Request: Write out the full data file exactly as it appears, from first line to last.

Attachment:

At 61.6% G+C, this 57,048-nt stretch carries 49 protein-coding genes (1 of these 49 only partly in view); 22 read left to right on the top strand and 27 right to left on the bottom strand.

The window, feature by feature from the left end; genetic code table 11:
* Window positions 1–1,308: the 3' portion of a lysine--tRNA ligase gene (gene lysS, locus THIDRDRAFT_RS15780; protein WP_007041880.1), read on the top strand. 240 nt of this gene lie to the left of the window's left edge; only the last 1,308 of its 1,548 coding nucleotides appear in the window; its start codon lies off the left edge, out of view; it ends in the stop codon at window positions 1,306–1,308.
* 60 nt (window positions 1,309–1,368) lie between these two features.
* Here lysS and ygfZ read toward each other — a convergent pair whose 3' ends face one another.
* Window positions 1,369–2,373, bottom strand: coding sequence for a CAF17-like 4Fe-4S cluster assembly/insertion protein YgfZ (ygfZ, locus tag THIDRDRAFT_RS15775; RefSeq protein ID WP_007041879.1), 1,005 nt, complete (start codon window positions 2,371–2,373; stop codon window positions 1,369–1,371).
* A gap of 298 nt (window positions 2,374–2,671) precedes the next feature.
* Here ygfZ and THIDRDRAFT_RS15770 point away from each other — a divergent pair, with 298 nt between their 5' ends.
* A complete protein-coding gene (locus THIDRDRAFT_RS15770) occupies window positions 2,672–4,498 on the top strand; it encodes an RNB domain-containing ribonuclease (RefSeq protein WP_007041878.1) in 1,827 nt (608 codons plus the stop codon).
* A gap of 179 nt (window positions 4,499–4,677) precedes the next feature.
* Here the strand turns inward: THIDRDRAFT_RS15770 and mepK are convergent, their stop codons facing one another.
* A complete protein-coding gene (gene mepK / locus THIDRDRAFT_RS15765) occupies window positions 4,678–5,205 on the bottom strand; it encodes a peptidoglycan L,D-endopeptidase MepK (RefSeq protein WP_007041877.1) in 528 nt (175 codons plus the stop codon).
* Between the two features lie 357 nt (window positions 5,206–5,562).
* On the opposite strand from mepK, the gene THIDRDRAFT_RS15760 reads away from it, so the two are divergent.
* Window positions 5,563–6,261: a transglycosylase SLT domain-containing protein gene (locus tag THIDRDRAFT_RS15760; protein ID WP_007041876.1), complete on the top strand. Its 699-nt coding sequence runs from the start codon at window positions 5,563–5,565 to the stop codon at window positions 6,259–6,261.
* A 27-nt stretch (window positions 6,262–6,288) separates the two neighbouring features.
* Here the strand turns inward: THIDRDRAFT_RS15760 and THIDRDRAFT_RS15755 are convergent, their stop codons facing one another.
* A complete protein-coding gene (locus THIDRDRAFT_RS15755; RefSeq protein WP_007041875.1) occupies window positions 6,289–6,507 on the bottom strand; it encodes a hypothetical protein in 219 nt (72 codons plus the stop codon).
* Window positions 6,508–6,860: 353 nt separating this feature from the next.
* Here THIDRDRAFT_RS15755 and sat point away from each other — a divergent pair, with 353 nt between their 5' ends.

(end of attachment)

At 61.6% G+C, this 57,048-nt stretch carries 49 protein-coding genes (1 of these 49 only partly in view); 22 read left to right on the top strand and 27 right to left on the bottom strand.

The window, feature by feature from the left end; genetic code table 11:
* Window positions 1–1,308: the 3' portion of a lysine--tRNA ligase gene (gene lysS, locus THIDRDRAFT_RS15780; protein WP_007041880.1), read on the top strand. 240 nt of this gene lie to the left of the window's left edge; only the last 1,308 of its 1,548 coding nucleotides appear in the window; its start codon lies off the left edge, out of view; it ends in the stop codon at window positions 1,306–1,308.
* 60 nt (window positions 1,309–1,368) lie between these two features.
* Here lysS and ygfZ read toward each other — a convergent pair whose 3' ends face one another.
* Window positions 1,369–2,373, bottom strand: coding sequence for a CAF17-like 4Fe-4S cluster assembly/insertion protein YgfZ (ygfZ, locus tag THIDRDRAFT_RS15775; RefSeq protein ID WP_007041879.1), 1,005 nt, complete (start codon window positions 2,371–2,373; stop codon window positions 1,369–1,371).
* A gap of 298 nt (window positions 2,374–2,671) precedes the next feature.
* Here ygfZ and THIDRDRAFT_RS15770 point away from each other — a divergent pair, with 298 nt between their 5' ends.
* A complete protein-coding gene (locus THIDRDRAFT_RS15770) occupies window positions 2,672–4,498 on the top strand; it encodes an RNB domain-containing ribonuclease (RefSeq protein WP_007041878.1) in 1,827 nt (608 codons plus the stop codon).
* A gap of 179 nt (window positions 4,499–4,677) precedes the next feature.
* Here the strand turns inward: THIDRDRAFT_RS15770 and mepK are convergent, their stop codons facing one another.
* A complete protein-coding gene (gene mepK / locus THIDRDRAFT_RS15765) occupies window positions 4,678–5,205 on the bottom strand; it encodes a peptidoglycan L,D-endopeptidase MepK (RefSeq protein WP_007041877.1) in 528 nt (175 codons plus the stop codon).
* Between the two features lie 357 nt (window positions 5,206–5,562).
* On the opposite strand from mepK, the gene THIDRDRAFT_RS15760 reads away from it, so the two are divergent.
* Window positions 5,563–6,261: a transglycosylase SLT domain-containing protein gene (locus tag THIDRDRAFT_RS15760; protein ID WP_007041876.1), complete on the top strand. Its 699-nt coding sequence runs from the start codon at window positions 5,563–5,565 to the stop codon at window positions 6,259–6,261.
* A 27-nt stretch (window positions 6,262–6,288) separates the two neighbouring features.
* Here the strand turns inward: THIDRDRAFT_RS15760 and THIDRDRAFT_RS15755 are convergent, their stop codons facing one another.
* A complete protein-coding gene (locus THIDRDRAFT_RS15755; RefSeq protein WP_007041875.1) occupies window positions 6,289–6,507 on the bottom strand; it encodes a hypothetical protein in 219 nt (72 codons plus the stop codon).
* Window positions 6,508–6,860: 353 nt separating this feature from the next.
* Here THIDRDRAFT_RS15755 and sat point away from each other — a divergent pair, with 353 nt between their 5' ends.